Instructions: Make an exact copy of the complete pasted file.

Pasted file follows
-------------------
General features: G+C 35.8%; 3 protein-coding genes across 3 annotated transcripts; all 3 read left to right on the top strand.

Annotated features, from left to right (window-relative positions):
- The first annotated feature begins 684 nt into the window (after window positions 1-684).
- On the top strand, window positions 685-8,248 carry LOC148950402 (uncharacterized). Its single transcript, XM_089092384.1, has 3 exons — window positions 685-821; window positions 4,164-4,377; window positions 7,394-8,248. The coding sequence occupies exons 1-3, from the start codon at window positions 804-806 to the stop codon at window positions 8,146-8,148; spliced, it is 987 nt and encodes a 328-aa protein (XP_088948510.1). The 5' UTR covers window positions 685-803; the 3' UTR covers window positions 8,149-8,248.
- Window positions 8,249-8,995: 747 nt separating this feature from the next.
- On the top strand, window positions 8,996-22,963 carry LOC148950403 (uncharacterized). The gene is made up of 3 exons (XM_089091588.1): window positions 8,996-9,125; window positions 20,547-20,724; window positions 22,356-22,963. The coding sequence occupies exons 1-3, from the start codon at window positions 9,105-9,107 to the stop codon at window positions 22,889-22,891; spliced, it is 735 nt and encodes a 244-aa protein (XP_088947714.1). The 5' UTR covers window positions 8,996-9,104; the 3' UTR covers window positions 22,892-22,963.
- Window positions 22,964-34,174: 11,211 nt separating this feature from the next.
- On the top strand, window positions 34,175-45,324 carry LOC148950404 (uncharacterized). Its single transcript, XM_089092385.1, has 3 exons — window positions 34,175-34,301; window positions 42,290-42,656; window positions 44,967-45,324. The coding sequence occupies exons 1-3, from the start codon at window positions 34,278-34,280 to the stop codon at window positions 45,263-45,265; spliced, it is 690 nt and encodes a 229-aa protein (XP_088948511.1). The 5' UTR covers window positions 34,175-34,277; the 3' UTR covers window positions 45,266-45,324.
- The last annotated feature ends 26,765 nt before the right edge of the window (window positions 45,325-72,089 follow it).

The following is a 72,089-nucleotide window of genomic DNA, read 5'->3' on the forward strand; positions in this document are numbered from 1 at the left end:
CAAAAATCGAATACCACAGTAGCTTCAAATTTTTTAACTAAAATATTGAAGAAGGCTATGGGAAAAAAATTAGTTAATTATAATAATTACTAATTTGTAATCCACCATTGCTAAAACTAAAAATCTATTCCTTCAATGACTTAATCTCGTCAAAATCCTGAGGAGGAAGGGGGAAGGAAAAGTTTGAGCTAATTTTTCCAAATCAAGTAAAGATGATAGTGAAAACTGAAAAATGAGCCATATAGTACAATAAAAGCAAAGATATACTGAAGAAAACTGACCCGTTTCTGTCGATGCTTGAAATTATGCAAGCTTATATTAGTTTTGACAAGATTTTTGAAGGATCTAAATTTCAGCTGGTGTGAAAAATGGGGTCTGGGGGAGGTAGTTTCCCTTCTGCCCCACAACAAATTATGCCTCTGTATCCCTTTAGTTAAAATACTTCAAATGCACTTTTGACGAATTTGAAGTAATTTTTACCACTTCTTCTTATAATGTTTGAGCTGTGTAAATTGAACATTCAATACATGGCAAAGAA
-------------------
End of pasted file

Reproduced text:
General features: G+C 35.8%; 3 protein-coding genes across 3 annotated transcripts; all 3 read left to right on the top strand.

Annotated features, from left to right (window-relative positions):
- The first annotated feature begins 684 nt into the window (after window positions 1-684).
- On the top strand, window positions 685-8,248 carry LOC148950402 (uncharacterized). Its single transcript, XM_089092384.1, has 3 exons — window positions 685-821; window positions 4,164-4,377; window positions 7,394-8,248. The coding sequence occupies exons 1-3, from the start codon at window positions 804-806 to the stop codon at window positions 8,146-8,148; spliced, it is 987 nt and encodes a 328-aa protein (XP_088948510.1). The 5' UTR covers window positions 685-803; the 3' UTR covers window positions 8,149-8,248.
- Window positions 8,249-8,995: 747 nt separating this feature from the next.
- On the top strand, window positions 8,996-22,963 carry LOC148950403 (uncharacterized). The gene is made up of 3 exons (XM_089091588.1): window positions 8,996-9,125; window positions 20,547-20,724; window positions 22,356-22,963. The coding sequence occupies exons 1-3, from the start codon at window positions 9,105-9,107 to the stop codon at window positions 22,889-22,891; spliced, it is 735 nt and encodes a 244-aa protein (XP_088947714.1). The 5' UTR covers window positions 8,996-9,104; the 3' UTR covers window positions 22,892-22,963.
- Window positions 22,964-34,174: 11,211 nt separating this feature from the next.
- On the top strand, window positions 34,175-45,324 carry LOC148950404 (uncharacterized). Its single transcript, XM_089092385.1, has 3 exons — window positions 34,175-34,301; window positions 42,290-42,656; window positions 44,967-45,324. The coding sequence occupies exons 1-3, from the start codon at window positions 34,278-34,280 to the stop codon at window positions 45,263-45,265; spliced, it is 690 nt and encodes a 229-aa protein (XP_088948511.1). The 5' UTR covers window positions 34,175-34,277; the 3' UTR covers window positions 45,266-45,324.
- The last annotated feature ends 26,765 nt before the right edge of the window (window positions 45,325-72,089 follow it).

The following is a 72,089-nucleotide window of genomic DNA, read 5'->3' on the forward strand; positions in this document are numbered from 1 at the left end:
CAAAAATCGAATACCACAGTAGCTTCAAATTTTTTAACTAAAATATTGAAGAAGGCTATGGGAAAAAAATTAGTTAATTATAATAATTACTAATTTGTAATCCACCATTGCTAAAACTAAAAATCTATTCCTTCAATGACTTAATCTCGTCAAAATCCTGAGGAGGAAGGGGGAAGGAAAAGTTTGAGCTAATTTTTCCAAATCAAGTAAAGATGATAGTGAAAACTGAAAAATGAGCCATATAGTACAATAAAAGCAAAGATATACTGAAGAAAACTGACCCGTTTCTGTCGATGCTTGAAATTATGCAAGCTTATATTAGTTTTGACAAGATTTTTGAAGGATCTAAATTTCAGCTGGTGTGAAAAATGGGGTCTGGGGGAGGTAGTTTCCCTTCTGCCCCACAACAAATTATGCCTCTGTATCCCTTTAGTTAAAATACTTCAAATGCACTTTTGACGAATTTGAAGTAATTTTTACCACTTCTTCTTATAATGTTTGAGCTGTGTAAATTGAACATTCAATACATGGCAAAGAA